Nyaminyami walking stick genius

Rainos Tawonameso, the genius behind the Nyaminyami walking stick

By Ngoni Shumba

Ubiquitous to all curio shops in and around Kariba, the Nyaminyami walking stick’s commercial success is the first testimony for its perfection as an artistic expression of the Tonga’s belief’s, culture and lifestyle.

Rainos Tawonameso, the genius behind the Nyaminyami walking stick

It is a work of genius by sculptor Rainos Tawonameso. He created it in 1986 and registered it with the Patents and Designed Office in Harare.

Being so on point in capturing all the interesting details of the Tonga people who lived along and depended on the Zambezi River for their livelihoods it is hard to believe that it is only a piece of art and not a historical relic.

According to Laiton Kandawire the depiction of the Nyaminyami as a dragon-like creature that the Tongas worshipped is an assault on their religion as they believed in “Leza”, the Creator (Chilenga).

“How the Nyaminyami, a spirit medium, an intercessor, ended up being described as dragon-like is also obscure,” as he contends that no one has ever seen it in its full glamour.

Kandawire believes that the view which was popularised by Anthony M. Williams, Editor of the African Fisherman magazine that its graphic impression was projected into the visual thoughts of local artists through the symbol of the Italian car model – the Alpha-Romeo, which was being driven by Italians who built the Kariba Dam in the 1950s.

Alfa Romeo logo which some theorists claim inspired the Nyaminyami river goddess’s artistic potrayal

This, they contend, even debases the Tonga’s concept of God.

Tawonameso is not even Tonga as he comes from Bikita in distant Masvingo province and the stick is only his expression of his understanding of the Tonga’s faith and customs.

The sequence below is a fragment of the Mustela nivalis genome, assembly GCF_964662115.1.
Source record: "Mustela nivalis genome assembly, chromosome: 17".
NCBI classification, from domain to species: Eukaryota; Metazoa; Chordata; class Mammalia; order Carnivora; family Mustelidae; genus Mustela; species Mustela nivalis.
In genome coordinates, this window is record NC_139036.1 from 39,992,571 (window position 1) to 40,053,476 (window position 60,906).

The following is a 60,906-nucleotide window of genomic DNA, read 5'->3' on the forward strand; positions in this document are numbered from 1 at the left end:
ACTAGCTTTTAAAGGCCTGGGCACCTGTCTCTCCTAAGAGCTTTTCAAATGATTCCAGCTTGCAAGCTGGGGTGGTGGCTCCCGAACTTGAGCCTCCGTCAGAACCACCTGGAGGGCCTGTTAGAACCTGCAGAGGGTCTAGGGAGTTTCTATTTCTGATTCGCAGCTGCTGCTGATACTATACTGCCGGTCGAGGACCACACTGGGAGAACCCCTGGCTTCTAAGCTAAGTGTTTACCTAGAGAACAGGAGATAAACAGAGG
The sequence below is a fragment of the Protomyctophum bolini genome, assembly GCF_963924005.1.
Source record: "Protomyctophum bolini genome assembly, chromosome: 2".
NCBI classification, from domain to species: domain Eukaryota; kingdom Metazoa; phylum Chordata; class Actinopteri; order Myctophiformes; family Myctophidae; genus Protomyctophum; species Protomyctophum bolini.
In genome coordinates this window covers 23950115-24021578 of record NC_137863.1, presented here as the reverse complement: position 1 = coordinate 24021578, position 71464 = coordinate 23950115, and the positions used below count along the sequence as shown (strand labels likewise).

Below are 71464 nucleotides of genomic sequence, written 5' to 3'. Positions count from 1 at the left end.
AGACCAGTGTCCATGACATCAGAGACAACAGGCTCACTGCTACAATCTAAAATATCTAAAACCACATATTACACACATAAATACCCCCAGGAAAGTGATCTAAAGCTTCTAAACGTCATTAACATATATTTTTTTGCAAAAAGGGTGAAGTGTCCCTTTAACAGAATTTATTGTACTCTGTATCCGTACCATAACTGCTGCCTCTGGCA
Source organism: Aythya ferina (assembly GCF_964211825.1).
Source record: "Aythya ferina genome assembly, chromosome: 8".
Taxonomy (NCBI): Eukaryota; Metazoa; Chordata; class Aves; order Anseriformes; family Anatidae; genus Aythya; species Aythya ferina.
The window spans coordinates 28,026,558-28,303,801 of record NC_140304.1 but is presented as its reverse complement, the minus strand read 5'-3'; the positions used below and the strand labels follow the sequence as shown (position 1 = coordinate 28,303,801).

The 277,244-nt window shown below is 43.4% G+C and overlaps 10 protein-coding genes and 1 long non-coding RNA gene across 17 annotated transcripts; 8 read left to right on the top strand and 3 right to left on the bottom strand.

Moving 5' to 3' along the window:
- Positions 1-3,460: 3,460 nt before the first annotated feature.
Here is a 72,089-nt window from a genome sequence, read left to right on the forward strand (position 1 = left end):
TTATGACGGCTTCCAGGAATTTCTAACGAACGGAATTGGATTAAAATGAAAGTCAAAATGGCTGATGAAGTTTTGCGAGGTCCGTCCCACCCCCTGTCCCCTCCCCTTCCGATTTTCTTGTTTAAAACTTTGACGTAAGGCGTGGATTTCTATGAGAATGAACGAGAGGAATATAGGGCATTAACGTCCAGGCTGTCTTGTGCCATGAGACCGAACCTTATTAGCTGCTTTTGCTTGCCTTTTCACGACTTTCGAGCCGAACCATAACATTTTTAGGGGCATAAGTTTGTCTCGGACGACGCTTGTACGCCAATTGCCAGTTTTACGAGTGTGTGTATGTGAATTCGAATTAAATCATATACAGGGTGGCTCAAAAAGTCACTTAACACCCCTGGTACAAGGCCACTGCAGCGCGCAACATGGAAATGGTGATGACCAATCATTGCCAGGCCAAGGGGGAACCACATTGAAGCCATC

Nyaminyami as portrayed by artists

His elaborate traditionally carved walking stick from iron wood depicting the Nyaminyami – Zambezi snake spirit which was believed by locals to be their interceding medium with God, as it is commonly understood visually and its relationship with the valley’s inhabitants is brilliant artistic expression all the same.

Its popularity has transcended the border into neighbouring Zambia.

It is however disheartening that he is not earning much from the sale of the walking stick because of piracy on both sides of the Zambezi.

Each part of the Nyaminyami walking stick represents something…

The Handle: represents “Nyaminyami” who the Tonga people believe is their spirit medium (mudzimu) and that the occasional earth tremor felt in the lake surroundings is caused by this spirit.

The Tree: is a Mopani tree which is found in the Zambezi Valley and is sacred to the Tonga who would perform their rituals under it.

The Spirals: represent the waves on the Zambezi River.

The Fish: is representative of the staple food of the Tonga people, who prior to the building of Kariba Dam, fished daily on the Zambezi River.

The Figures: represents people on the Zambezi River banks during their ceremonial dances.

The Wooden Rings: represents the bangles worn by the Tonga woman as a decoration which remains the culture to date.

The Magical Ball: used by the Tonga fortune tellers in casting lots as well as guarding against evil spirits .

The sign of the Hand: represents the diviner holding the “Magical Ball”.

Women’s Bubble Pipe (incelwa): is normally a long pipe made from a calabash and is used by the Tonga people for smoking tobacco. In the past these pipes where used for smoking “dagga” – Tonga tradition.